One thing’s for sure: a spider that jumps on or at you can be frightening. However, despite the jumping spider’s ability to jump to impressive heights, it is generally harmless.
First, a jumping spider has no interest in humans. These tiny arachnids are more interested in eating flies, mealworms, moths, and even other spiders. As a result, the only time you need to worry about a bite from a jumping spider is if you place it in harm’s way.
These spiders also have difficulty puncturing human skin due to their tiny mouths. This means that their bite may have a pinch, but it won’t cause any lasting damage. However, even if they are able to break the skin and bite you, it’s very rare to have a severe reaction as their venom is not strong enough to affect humans. As a result, when it comes to venomous spiders in Michigan, they pose some of the least concern.
American Grass Spider
The harmless American grass spider is one of the most common spiders in the United States.
©Judy Gallagher / flickr – License
Because of their color, American grass spiders are commonly mistaken for brown recluses. However, these summer spiders are actually in the genus Agelenopsis, and they’re harmless to humans.
Like all spiders, American grass spiders have venom that helps them to capture and eat their prey. However, their fangs are too small to puncture human skin usually, making them a small threat to us. Even if one does puncture the skin, the venom doesn’t have any serious toxins like the black widow or brown recluse that pose a medical emergency.
Black and Yellow Garden Spider
The black and yellow garden spider is a common sight in the gardens and outdoor spaces of America.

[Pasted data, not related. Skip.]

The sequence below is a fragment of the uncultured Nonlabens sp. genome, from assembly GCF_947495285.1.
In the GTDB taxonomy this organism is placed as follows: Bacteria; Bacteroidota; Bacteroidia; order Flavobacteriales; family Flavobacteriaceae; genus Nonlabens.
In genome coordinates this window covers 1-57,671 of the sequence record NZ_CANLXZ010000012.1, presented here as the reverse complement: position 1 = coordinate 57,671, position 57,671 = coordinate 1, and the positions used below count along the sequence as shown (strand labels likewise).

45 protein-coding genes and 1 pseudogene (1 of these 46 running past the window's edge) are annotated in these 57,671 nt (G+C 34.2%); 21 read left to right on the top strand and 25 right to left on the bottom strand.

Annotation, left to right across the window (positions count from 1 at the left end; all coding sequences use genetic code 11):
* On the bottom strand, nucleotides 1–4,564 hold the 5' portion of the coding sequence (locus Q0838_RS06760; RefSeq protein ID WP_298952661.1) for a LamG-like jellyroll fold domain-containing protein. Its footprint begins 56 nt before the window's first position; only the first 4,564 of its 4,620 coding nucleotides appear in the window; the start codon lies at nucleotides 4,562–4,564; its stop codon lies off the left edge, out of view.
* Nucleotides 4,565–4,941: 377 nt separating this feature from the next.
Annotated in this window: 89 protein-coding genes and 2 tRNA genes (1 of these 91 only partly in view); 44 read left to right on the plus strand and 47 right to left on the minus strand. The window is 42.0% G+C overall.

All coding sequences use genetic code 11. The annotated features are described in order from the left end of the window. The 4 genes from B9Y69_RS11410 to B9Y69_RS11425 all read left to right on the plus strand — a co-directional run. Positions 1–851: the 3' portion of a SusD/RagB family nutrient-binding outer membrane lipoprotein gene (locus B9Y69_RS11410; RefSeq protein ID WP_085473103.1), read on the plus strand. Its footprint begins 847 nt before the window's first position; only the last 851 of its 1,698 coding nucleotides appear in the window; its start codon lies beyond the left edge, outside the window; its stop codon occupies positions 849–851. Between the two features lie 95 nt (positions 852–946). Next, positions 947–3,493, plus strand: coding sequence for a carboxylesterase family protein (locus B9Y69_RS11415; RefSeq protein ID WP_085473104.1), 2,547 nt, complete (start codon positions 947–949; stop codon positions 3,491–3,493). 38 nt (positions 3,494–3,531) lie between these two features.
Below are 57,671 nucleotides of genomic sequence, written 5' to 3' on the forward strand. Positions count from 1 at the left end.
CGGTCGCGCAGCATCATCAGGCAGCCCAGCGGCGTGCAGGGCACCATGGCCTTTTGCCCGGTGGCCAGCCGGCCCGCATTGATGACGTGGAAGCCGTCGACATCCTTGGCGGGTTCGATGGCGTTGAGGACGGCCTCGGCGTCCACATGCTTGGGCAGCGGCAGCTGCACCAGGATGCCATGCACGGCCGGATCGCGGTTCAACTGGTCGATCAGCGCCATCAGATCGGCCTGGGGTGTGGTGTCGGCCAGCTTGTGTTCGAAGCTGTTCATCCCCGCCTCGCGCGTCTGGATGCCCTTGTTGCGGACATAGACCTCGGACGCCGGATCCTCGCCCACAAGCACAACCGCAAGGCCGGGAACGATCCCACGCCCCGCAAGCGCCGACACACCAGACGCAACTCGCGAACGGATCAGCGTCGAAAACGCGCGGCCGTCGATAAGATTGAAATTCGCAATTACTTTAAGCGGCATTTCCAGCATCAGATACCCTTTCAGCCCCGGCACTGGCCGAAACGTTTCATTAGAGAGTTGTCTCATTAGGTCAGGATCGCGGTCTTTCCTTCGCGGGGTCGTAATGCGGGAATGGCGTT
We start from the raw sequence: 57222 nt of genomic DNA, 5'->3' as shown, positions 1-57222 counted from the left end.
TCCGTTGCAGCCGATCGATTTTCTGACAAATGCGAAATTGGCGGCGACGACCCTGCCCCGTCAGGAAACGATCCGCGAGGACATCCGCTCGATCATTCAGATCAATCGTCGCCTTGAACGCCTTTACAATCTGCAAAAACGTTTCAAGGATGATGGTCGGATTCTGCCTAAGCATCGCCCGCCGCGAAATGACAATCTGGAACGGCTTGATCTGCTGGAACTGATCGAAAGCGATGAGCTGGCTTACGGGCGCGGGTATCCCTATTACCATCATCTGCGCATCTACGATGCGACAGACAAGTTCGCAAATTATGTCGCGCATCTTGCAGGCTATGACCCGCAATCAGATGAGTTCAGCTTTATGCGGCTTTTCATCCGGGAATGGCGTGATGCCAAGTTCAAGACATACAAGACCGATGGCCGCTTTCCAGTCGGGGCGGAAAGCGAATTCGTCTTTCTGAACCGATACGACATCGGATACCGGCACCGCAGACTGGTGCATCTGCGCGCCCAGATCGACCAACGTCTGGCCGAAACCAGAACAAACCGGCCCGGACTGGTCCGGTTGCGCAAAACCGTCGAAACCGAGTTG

If you were taught snake safety growing up, you may have heard the rhyme “black on yellow will kill a fellow.” While this is used to indicate a venomous snake, it doesn’t apply to the black and yellow garden spider, who is actually harmless.
Because they’re large and pose this intimidating color pattern, these spiders frighten many people. However, they’ll only bite if they feel threatened, like if you touch one. Their size and colors make them distinct, as you won’t need to worry about accidentally disturbing one.
The pain from one of these spiders is comparable to a bee sting, with no medical significance.
The hobo spider can easily be mistaken for a brown recluse.
Hobo spiders are large spiders with a bad reputation for causing skin necrosis with their bites. As a result, it’s common to see one of these large, brown arachnids and worry that it’s one of the venomous spiders in Michigan.
However, scientists have conducted new studies to determine whether or not the hobo spider is as dangerous as once believed by medical professionals. And the answer is no, the hobo spider actually isn’t dangerous. While their bite can puncture the skin and lead to some redness, swelling, or similar symptoms, it doesn’t pose even close to the same medical significance as the black widow or the brown recluse.
How to Avoid Spider Bites
Dangerous or not, the best way to avoid a spider bite is to be aware of these environmentally-helpful invertebrates. Always check your shoes and boots before you put them on, especially if you haven’t worn them for a while or if you store them in a dark, quiet location.
It’s also good to prepare if you know you’re going somewhere spiders might be. Spiders are found in two main areas. First, when indoors, you can find them in dark places like attics or basements. You may also find them in the corners of less frequented rooms. Spiders are also common where there are a lot of insects, like in gardens. Try and cover as much skin as possible by wearing pants and long sleeves, and if you’re going to be working with your hands, wear gloves. Taking precautions is the best way to avoid painful encounters with venomous spiders in Michigan.